Over a Century on Steamboat Slough
The historic town of Skamokawa, with a population of about 500, was one of the largest towns in Washington in the late 19th Century. Skamokawa prospered in its ideal location on two waterways: a Columbia River slough with a good site for a steamboat landing, and a creek flowing into the Columbia to move logs from the inland forests to the waterfront mills. This picture of houses on Skamokawa Creek illustrates the town’s dependence on the water; most buildings face the water and have a dock (as well as a wooden walkway to an outhouse in back). In the middle of the photograph a steamboat stack shows above the buildings at the Skamokawa dock on Steamboat Slough. The main channel of the Columbia River is at the upper right.
Steamboats landed daily at Skamokawa dock on runs between Portland and Astoria when the Columbia River was the only highway. Fire consumed the original Silverman's Emporium building shown here.
Immediately, construction started on a bigger building for the Emporium, as well as warehouse space and an auditorium/dance hall for the enjoyment of the residents of the timber and fishing boomtown. The photograph below shows a later stage of construction.
Silverman’s Emporium operated in this building from its completion in 1911 into the 1930s. Then in 1933, a state highway was completed to link all the communities along the lower Columbia River from the Pacific coast to the southwest Washington inland. Highway travel and transportation doomed the slow and inefficient steamboats, and doom came fast. The last steamboat left the Skamokawa dock in 1935, and the river-dependent economy collapsed.
While the hotel, lumber mill, shingle mill and dock collapsed around it, the stoutly-built general store endured. But weather and the river slowly took their toll.
Only the pilings remained of what once was a wide dock, and they remain to this day.
As the building deteriorated, something improbable happened. Someone decided the old relic was a treasure to be saved. In 1968, two partners in a Seattle construction business looked past the gaping windows and peeling paint to the superior craftsmanship and materials, largely old growth Douglas fir.
The new owners had construction and engineering experience. They knew they could save the building and were determined to do it.
Immediate rescue measures included a new roof, fresh paint and replacement of the worst of the 88 pilings under the building. Further restoration would wait another twenty years.
In 1986, Arnie Andersen acquired sole ownership of the building and undertook its restoration as a retirement project. He designed and built a three tiered painting scaffold. He could move it himself, even around corners, with a counterbalance system.
Arnie and his son Erik worked together for most of the restoration.
With paint, window glass and a front deck, the building really began to show the effects of restoration. The Silverman’s Emporium space is on the left, from floor to ceiling. A warehouse occupied the lower floor on the right. side. The auditorium and dance hall were above the warehouse.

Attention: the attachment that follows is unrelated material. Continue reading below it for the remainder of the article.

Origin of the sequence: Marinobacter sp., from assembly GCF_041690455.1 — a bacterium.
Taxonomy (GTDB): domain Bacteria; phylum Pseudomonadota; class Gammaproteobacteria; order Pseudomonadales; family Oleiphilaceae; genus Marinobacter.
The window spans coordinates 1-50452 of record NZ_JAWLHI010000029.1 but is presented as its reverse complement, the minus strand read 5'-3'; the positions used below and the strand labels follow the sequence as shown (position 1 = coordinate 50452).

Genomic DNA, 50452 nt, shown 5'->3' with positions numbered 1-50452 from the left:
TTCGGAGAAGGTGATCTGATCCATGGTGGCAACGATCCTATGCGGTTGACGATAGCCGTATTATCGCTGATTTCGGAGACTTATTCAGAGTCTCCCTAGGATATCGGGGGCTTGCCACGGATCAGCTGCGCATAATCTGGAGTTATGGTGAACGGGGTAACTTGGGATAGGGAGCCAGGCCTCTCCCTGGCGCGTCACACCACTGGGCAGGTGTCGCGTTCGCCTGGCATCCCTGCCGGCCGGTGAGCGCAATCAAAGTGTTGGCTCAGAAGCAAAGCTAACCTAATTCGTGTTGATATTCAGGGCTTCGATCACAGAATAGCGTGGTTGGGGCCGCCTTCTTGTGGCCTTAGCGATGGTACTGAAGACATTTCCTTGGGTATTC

A roofed front porch was a new feature to adapt the building for modern use.
In the auditorium area a ceiling truss system supported the large space, uninterrupted by columns. In 2010 the former auditorium area was transformed into the Inn at Skamokawa Landing; the three spacious suites have the original high ceiling and truss system.
The Emporium space has a two-story wall of windows with an expansive view down the river, and a wide mezzanine. Insulation and wallboard were installed during the restoration to meet modern fire safety codes.
This original stairway to the mezzanine collapsed and was replaced. The long counter at the right behind the columns was a soda fountain. The wood of the counter is now part of the wainscoting around the walls of the former Emporium.
The Emporium became Skamokawa Landing in 1989, the Washington State Centennial year. The Skamokawa community gave new life to the old auditorium with an 1890’s-style variety show featuring local talent. The show was an official Washington Centennial event. In this picture people line up at the auditorium door for one of the sold-out performances.
Over the next 20 years Skamokawa Landing continued to evolve into a sensitively renovated commercial building.
A new dock, ramp and float gave Skamokawa Landing access to the water once more.
The Andersen family used the renovated Emporium—now the Great Room—as a family retreat. More recently, it has hosted weddings, receptions, concerts, and even a senior prom.
The Great Room section of the building has three bedrooms and a large kitchen, making it a versatile space for many kinds of celebrations.
Four offices conduct business in the original first floor warehouse space.
The Inn at Skamokawa Landing opened in 2010. Each of the three suites is named for one of the steamboats that landed at the Skamokawa dock, and each displays old photographs of the early years of the building and its unique surroundings.
Life at the century old Skamokawa Landing is quieter now. Still commanding its beautiful setting, it appeals to us today because the bustling commerce of its early days has retreated, and nature is in the foreground.
Here's to another century on Steamboat Slough.